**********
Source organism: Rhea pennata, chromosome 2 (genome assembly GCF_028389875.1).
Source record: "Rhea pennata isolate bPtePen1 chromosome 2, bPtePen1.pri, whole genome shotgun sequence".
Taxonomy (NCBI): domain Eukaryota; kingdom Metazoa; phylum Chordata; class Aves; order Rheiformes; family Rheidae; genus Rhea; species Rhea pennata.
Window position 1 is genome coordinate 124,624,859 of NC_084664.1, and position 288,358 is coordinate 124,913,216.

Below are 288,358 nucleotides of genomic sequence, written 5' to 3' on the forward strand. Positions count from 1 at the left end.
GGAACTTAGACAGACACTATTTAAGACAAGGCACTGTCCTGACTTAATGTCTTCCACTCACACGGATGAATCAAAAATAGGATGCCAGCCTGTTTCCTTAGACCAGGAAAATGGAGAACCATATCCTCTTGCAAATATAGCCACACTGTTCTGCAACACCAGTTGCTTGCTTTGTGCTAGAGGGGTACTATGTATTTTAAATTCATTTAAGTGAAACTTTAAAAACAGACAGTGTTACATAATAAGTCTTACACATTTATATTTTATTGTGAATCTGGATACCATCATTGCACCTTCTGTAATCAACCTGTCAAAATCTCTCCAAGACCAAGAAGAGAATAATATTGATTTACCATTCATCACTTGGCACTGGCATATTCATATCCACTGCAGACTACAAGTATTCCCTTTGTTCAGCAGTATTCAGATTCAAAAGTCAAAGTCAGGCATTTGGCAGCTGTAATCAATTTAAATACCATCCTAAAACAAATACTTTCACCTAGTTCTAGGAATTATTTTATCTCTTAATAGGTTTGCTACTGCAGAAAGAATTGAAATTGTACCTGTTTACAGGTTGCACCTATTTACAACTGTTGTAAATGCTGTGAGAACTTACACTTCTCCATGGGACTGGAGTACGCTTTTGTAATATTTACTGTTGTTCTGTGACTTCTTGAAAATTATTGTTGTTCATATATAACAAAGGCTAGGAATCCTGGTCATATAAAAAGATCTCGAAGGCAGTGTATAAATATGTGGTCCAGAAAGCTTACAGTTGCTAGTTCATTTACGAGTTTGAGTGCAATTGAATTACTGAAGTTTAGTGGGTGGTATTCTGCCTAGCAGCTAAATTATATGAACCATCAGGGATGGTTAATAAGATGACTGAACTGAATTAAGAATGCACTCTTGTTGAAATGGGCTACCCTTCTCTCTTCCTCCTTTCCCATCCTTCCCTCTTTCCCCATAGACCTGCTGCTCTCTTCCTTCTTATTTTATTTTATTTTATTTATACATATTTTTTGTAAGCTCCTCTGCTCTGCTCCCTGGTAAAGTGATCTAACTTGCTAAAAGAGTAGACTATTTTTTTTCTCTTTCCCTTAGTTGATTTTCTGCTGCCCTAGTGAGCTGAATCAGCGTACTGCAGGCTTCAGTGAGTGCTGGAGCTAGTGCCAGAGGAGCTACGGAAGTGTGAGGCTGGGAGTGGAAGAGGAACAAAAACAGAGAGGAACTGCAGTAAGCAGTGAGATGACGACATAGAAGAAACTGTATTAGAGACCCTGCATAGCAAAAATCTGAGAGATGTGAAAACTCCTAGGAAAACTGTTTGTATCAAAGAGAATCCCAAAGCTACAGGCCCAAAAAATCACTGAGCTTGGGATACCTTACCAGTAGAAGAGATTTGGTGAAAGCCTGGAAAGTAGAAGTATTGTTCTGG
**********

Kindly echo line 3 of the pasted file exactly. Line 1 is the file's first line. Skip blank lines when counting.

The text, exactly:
Taxonomy (NCBI): domain Eukaryota; kingdom Metazoa; phylum Chordata; class Aves; order Rheiformes; family Rheidae; genus Rhea; species Rhea pennata.